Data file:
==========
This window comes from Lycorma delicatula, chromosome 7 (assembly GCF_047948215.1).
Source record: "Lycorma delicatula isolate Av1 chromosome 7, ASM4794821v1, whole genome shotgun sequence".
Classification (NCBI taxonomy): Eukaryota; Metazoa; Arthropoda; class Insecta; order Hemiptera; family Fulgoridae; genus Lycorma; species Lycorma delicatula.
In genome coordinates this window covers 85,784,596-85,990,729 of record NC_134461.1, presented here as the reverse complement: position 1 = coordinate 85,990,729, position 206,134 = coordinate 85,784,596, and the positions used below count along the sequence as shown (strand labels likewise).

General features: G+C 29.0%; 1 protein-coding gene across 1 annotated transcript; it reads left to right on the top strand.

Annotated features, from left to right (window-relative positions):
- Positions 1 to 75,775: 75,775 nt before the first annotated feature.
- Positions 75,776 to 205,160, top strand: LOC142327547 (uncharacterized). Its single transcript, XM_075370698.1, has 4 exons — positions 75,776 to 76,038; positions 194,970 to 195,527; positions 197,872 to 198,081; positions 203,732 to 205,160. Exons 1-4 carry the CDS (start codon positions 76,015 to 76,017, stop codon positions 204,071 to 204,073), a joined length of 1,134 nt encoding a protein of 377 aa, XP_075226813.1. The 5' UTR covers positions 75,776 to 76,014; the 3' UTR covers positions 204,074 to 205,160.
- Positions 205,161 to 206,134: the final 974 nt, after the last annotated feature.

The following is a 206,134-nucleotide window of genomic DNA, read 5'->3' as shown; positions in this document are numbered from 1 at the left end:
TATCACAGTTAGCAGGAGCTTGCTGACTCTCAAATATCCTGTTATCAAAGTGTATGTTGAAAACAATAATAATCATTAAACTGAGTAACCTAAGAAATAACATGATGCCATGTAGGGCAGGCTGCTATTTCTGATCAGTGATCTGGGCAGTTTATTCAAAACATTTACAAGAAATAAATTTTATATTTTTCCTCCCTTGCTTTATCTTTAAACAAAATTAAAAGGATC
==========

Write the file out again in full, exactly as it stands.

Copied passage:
This window comes from Lycorma delicatula, chromosome 7 (assembly GCF_047948215.1).
Source record: "Lycorma delicatula isolate Av1 chromosome 7, ASM4794821v1, whole genome shotgun sequence".
Classification (NCBI taxonomy): Eukaryota; Metazoa; Arthropoda; class Insecta; order Hemiptera; family Fulgoridae; genus Lycorma; species Lycorma delicatula.
In genome coordinates this window covers 85,784,596-85,990,729 of record NC_134461.1, presented here as the reverse complement: position 1 = coordinate 85,990,729, position 206,134 = coordinate 85,784,596, and the positions used below count along the sequence as shown (strand labels likewise).

General features: G+C 29.0%; 1 protein-coding gene across 1 annotated transcript; it reads left to right on the top strand.

Annotated features, from left to right (window-relative positions):
- Positions 1 to 75,775: 75,775 nt before the first annotated feature.
- Positions 75,776 to 205,160, top strand: LOC142327547 (uncharacterized). Its single transcript, XM_075370698.1, has 4 exons — positions 75,776 to 76,038; positions 194,970 to 195,527; positions 197,872 to 198,081; positions 203,732 to 205,160. Exons 1-4 carry the CDS (start codon positions 76,015 to 76,017, stop codon positions 204,071 to 204,073), a joined length of 1,134 nt encoding a protein of 377 aa, XP_075226813.1. The 5' UTR covers positions 75,776 to 76,014; the 3' UTR covers positions 204,074 to 205,160.
- Positions 205,161 to 206,134: the final 974 nt, after the last annotated feature.

The following is a 206,134-nucleotide window of genomic DNA, read 5'->3' as shown; positions in this document are numbered from 1 at the left end:
TATCACAGTTAGCAGGAGCTTGCTGACTCTCAAATATCCTGTTATCAAAGTGTATGTTGAAAACAATAATAATCATTAAACTGAGTAACCTAAGAAATAACATGATGCCATGTAGGGCAGGCTGCTATTTCTGATCAGTGATCTGGGCAGTTTATTCAAAACATTTACAAGAAATAAATTTTATATTTTTCCTCCCTTGCTTTATCTTTAAACAAAATTAAAAGGATC